South America

I’m recently back from an epic 10 week trip in South America.  A journey through Argentina, Chile, Peru, Colombia and Brazil doing the first 3000miles on my BMW F800 GS Adventure!

I was with a crew and together we were filming for an adventure travel series.. details to follow!

Our schedule was very full.  It was such a busy time.  So many places, people and experiences.

We kicked things off with long days and late nights in Buenos Aires – that city really does not sleep – and it was a mistake when I thought that things would calm down after that.

On day seven a World First and a World Record were attempted and….. you’ll have to watch the show when it comes out to see if we got it!

Argentina is a beautiful country and I felt really at home when we reached Patagonia in the South and got into the mountains.

Crossing the boarder into Chile was spectacular and we met some impressive British cyclists who were cycling around the world, they were 18,000miles into their journey and I was utterly amazed when they told me they were baking their own bread!!  They were carrying with them a camping bread oven – genius.

The winding, long and smooth roads through the Andes were just perfect on the motorbike.  We rode into Chile and all the way to Pichilemu on the coast.  A surfers paradise; great waves, hanging out on the beach, camp fires, stunning sunsets and the best cheese and tomato empanadas I’ve ever had in my life!

Chile is so diverse, we travelled from the chic and bustling international city of Santiago into the vast emptiness of the Atacama dessert – where I had my first experience of boiling eggs in geysers for breakfast! (Photo – Matt Irwin)

Cooking eggs in geysers, Chile.

The trip changed gear in Peru – it was like entering the Twilight zone!  There’s a magical energy about the place and I just loved it.  I had a meeting with a Shaman who read my coco leaves, visited the wonder that is Machu Picchu and had an absolutely brilliant time running wild in Cusco – literally.  Our final stop in Peru was Lima which, at night, is easily the most dangerous place I’ve ever ridden a motorbike!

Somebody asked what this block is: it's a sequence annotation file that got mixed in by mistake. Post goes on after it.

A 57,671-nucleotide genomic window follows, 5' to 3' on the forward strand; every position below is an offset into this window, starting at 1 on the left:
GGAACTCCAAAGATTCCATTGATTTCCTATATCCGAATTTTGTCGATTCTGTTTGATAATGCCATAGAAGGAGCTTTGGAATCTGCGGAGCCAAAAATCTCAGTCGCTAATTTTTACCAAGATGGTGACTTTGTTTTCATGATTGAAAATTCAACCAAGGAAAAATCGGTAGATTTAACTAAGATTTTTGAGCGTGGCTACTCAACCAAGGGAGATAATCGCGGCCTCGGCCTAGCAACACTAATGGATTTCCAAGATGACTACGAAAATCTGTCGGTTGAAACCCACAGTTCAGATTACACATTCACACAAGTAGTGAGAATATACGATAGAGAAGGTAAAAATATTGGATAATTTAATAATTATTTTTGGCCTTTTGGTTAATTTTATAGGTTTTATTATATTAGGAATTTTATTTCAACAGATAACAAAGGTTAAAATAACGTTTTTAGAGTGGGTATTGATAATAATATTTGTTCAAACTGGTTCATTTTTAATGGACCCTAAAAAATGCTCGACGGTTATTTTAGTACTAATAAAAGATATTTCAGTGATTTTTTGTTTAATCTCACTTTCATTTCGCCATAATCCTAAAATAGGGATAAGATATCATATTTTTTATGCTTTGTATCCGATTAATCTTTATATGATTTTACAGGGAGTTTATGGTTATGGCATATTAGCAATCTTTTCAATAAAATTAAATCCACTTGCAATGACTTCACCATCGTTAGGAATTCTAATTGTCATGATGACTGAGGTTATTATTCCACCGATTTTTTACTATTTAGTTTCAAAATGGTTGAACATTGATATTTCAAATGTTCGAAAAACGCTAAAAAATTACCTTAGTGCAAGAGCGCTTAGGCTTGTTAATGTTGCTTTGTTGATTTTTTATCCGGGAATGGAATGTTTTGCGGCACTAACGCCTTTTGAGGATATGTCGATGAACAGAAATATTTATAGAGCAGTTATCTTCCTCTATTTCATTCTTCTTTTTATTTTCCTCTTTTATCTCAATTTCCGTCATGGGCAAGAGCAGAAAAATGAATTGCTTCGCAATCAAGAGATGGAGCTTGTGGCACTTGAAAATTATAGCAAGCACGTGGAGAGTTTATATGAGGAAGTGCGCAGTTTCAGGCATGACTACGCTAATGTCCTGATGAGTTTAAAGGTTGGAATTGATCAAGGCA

From Lima we flew to Colombia and into the Amazon where I had a few unexpected treats and again confirmed to myself that I am definitely not a hunter!  The cities in Colombia were fun and the local food is delicious but that’s probably because it was either fried or full of sugar.

Our final destination was Rio de Janeiro and what a place to end the trip.  From the poverty in the favelas to the riches of the Copacabana beach front, Rio’s got it all going on.  We arrived just as the carnivals were finishing but we still found parades and bloc parties!

The final scene we filmed was flying over the city, it was a rather scary take off and landing on the beach was incredible but there were mixed emotions.  I was happy, of course, I’d just landed safely from a wonderful flight but it also marked the end of the trip.

It’s often hard finishing an adventure or a journey, especially when you’ve made strong bonds with your team and been through so much together.  It also really hard to put your experiences into words.  When people ask me “Squash, how was South America?”  I struggle because the answer is a long one and there’s so much to say about it…

“Amazing” sums it up pretty well though.

Paragliding over Rio

Happy New Year!

What an amazing year 2013 has been and 2014 is set to be another incredible one!

Looking back over the past 12 months it’s been quite a year…

Things kicked off in January with Wings of Kilimanjaro, where I was proud to be part of the largest group ever to climb to the summit of the mountain and in the process raise over half a million dollars for three charities making a difference on the ground in Tanzania; The One Foundation, Plant with Purpose and WorldServe International.

I was only back in the UK for a few weeks before beginning The Go Trek with Dave Cornthwaite – a 3074mile, two month journey around Europe by ElliptiGo.  Not only did I get into the best shape physically that I’ve ever been in, I was delighted to get to know the inspirational team at Coppafeel – the fab boob charity we raised over £3000 for – and also to meet so many generous, kind and lovely people along the way.

On my return to the UK I enjoyed being back on two wheels, but this time with an engine and I had a blast taking my BMW F800GS out to the Aosta Valley in Italy where I climbed Monte Rosa.

Before returning back to the UK I rode to Aix Les Bains in France where I took part in the ElliptiGo European Championships.  A great event and brilliant to get to know more of the ElliptiGo community.